Yes, I know. I’m bias. As the author, I think my novel is the greatest in the world, but I’m not so foolish to not ask for feedback. I’ve had a few alpha readers (nonwriters) and one beta reader (an actual writer) read it so far and I’ve had only good reviews. Now, with how busy life is, my readers can’t always get a chapter or even a paragraph back to me, but what feedback I’ve had has helped me tremendously. I’ve rewritten scenes based on feedback and those new scenes have only improved the story. Like I said, I’ve yet to have someone tell me the story isn’t interesting or the writing isn’t good (at least, no one will admit that to me if that’s what they really think). So, I’m going to continue to push forward with my novel and all the novels I want to write in the future (the next one I have planned is a sci-fi). I’ll keep querying my agents in my free time and I hope all of you will help me by promoting my website, stretching my author platform, and showing interest in my novel. If anything you’ve read so far has prodded at your curiosity, feel free to like this post or comment down below (you may have to have an actual WordPress login to do so. I’m still working out the kinks of this site). I’ll post updates about my progress and give more sneak peeks into my novel later down the road. So, stay tuned!

Terror of Gebakajeezer

               The pride of losing a bet could make you do some pretty stupid things. You compete with your rivals in a daring test of skill and when you lose, the worth of your word is on the line. Defeat weighs heavily on you and you start regretting making the bet in the first place, because that bet–that humiliating defeat–has landed you right at the gates of the Ol’ Gebakajeezer Manor during the darkest hue of the night.

               You stuff your hands in the pockets of your jacket as an autumn breeze stirs through the air. The long shadows of the trees stretch toward the manor on this moonless night and your only light is the billions of stars overhead. It was said Gebakajeezer was a rich old man, but his family abandoned him to his enemies long ago when they discovered he was in league with an evil “witch.” Authorities tried to arrest Gebakajeezer and burn the witch; however, they found them in the middle of some dark ritual. Gebakajeezer died that night. They say he was shot during the struggle and the witch burned alive. Then, in the weeks that followed, Gebakajeezer’s family suffered accidents. Accidents that led to their deaths. It’s said that Gebakajeezer’s spirit and the soul of the evil witch haunt the manor to this day.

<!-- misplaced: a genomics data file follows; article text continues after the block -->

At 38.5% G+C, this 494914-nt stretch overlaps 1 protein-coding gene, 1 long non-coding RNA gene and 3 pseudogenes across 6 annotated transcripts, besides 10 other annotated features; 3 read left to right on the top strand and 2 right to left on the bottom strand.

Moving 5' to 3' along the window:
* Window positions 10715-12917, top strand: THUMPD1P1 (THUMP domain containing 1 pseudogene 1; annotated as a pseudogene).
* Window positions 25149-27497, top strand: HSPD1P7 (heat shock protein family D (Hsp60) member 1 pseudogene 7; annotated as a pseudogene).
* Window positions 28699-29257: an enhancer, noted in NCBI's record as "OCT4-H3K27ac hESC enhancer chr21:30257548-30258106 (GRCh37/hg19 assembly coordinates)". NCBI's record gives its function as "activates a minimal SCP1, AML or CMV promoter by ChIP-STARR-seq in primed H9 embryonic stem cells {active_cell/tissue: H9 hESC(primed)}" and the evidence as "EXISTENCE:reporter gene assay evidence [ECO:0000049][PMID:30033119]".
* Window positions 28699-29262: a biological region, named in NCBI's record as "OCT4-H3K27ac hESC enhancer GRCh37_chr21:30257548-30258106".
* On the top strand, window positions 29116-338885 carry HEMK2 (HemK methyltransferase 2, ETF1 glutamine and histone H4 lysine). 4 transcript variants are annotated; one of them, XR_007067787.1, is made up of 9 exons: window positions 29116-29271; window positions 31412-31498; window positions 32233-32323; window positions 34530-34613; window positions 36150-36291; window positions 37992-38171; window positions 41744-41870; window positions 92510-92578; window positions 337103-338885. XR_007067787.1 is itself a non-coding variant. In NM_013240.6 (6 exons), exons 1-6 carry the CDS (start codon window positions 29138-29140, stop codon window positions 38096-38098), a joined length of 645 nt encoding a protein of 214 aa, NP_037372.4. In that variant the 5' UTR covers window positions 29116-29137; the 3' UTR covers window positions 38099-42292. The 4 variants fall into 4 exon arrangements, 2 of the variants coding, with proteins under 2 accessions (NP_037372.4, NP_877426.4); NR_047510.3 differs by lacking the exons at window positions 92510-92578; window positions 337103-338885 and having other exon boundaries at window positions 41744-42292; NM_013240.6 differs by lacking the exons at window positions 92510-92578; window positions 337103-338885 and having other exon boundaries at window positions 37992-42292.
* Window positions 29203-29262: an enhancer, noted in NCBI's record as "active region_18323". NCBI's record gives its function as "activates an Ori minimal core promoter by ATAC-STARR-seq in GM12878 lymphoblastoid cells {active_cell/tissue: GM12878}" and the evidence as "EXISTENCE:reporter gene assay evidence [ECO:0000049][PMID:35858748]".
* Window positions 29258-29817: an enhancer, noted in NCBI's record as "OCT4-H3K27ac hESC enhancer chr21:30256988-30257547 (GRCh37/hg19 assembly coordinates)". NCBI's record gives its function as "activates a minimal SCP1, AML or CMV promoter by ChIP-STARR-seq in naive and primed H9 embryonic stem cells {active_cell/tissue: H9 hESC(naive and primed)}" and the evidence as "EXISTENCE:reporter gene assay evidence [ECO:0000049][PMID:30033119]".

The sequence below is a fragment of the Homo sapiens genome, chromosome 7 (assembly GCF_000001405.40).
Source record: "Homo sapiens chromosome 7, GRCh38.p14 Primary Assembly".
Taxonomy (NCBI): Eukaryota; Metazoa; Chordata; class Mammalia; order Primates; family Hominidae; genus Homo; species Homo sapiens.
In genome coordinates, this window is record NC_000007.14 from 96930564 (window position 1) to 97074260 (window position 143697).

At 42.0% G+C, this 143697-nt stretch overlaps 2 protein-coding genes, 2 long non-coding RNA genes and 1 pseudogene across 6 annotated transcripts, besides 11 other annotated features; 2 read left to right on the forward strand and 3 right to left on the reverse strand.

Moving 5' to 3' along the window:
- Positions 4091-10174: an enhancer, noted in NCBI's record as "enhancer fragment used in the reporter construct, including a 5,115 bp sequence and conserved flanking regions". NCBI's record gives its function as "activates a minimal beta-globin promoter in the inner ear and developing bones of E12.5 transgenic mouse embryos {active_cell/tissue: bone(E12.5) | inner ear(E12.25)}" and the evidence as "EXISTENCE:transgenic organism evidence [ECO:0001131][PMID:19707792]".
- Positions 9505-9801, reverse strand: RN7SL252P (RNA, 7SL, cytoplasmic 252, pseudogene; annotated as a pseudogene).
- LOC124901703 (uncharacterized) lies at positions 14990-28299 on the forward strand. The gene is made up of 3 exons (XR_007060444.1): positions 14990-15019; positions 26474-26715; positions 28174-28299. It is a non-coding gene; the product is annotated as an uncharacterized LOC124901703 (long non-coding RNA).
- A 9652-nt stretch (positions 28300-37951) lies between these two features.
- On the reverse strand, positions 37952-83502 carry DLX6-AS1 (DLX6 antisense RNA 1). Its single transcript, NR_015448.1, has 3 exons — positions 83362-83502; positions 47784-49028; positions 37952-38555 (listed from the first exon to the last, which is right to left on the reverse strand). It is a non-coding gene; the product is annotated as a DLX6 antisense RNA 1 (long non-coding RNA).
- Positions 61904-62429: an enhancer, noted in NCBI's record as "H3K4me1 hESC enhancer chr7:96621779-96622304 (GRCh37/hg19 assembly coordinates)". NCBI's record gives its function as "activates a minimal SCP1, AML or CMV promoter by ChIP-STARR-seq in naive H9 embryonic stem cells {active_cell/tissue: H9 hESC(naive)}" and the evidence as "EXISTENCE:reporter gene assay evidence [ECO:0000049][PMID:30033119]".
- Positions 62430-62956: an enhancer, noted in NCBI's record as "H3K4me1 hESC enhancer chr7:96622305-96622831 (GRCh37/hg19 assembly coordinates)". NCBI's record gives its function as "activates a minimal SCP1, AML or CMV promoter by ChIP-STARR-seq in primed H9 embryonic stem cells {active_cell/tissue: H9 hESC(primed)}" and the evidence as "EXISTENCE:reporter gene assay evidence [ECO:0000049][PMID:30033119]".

You glance over your shoulder to your rivals in the bushes behind you. They snicker, each one anticipating your cowardice and expecting you to not even step onto the property. Your goaded pride overcomes your weariness and you approach the gate of Gebakajeezer.

               The entire property is surrounded by barred fences and the rusty, creaky gate is the only way onto it. Long ago, the lock was broken by others who’ve attempted to enter the manor, but you can’t recall whatever happened to those people. The road up to the manor was grown over gravel and you shift your eyes around the yard in the light hope and fear that someone would stop your trespassing. Yet, the yard is empty of the living. A few trees sway in the chill of the night, bare branches clattering together like bones. You spot something beneath one of them and you swear it’s a gravestone. Crows caw from the tree’s branches and start skips your heartrate faster. You focus your eyes on your destination and keep going.

               The manor must have been beautiful in the time of its prime. However, it’s only a shell of remains now. Loose shutters bang against splintered siding. Windows, once elegant, were now broken and dark. You try to peer into one, but nothing but an abyss of black peers back.

              The floorboards of the front porch creak under your weight and hesitance causes you to linger. The manor’s door appears to have once been barred, but pieces of wood were laying on the withering welcome mat. The nightly breeze stirs again and you shiver at the eerie quiet of the property. The doorbell catches your eye and trepidation pounds in your ears. You watch the little black button as if locked in a staring contest. The harms of pressing it weigh in your mind. With how old the manor is, the doorbell probably doesn’t work anymore and your rivals are still watching you, waiting for your courage to run out.

               Finding a few moments of bravery, you reach for the doorbell. The heavy sound of a bell tolls through the air and your muscles freeze. The whole house trembles under your feet and bats flee from the towers of the manor. Right after the bell’s low note faded away, a wolf howled from the forest.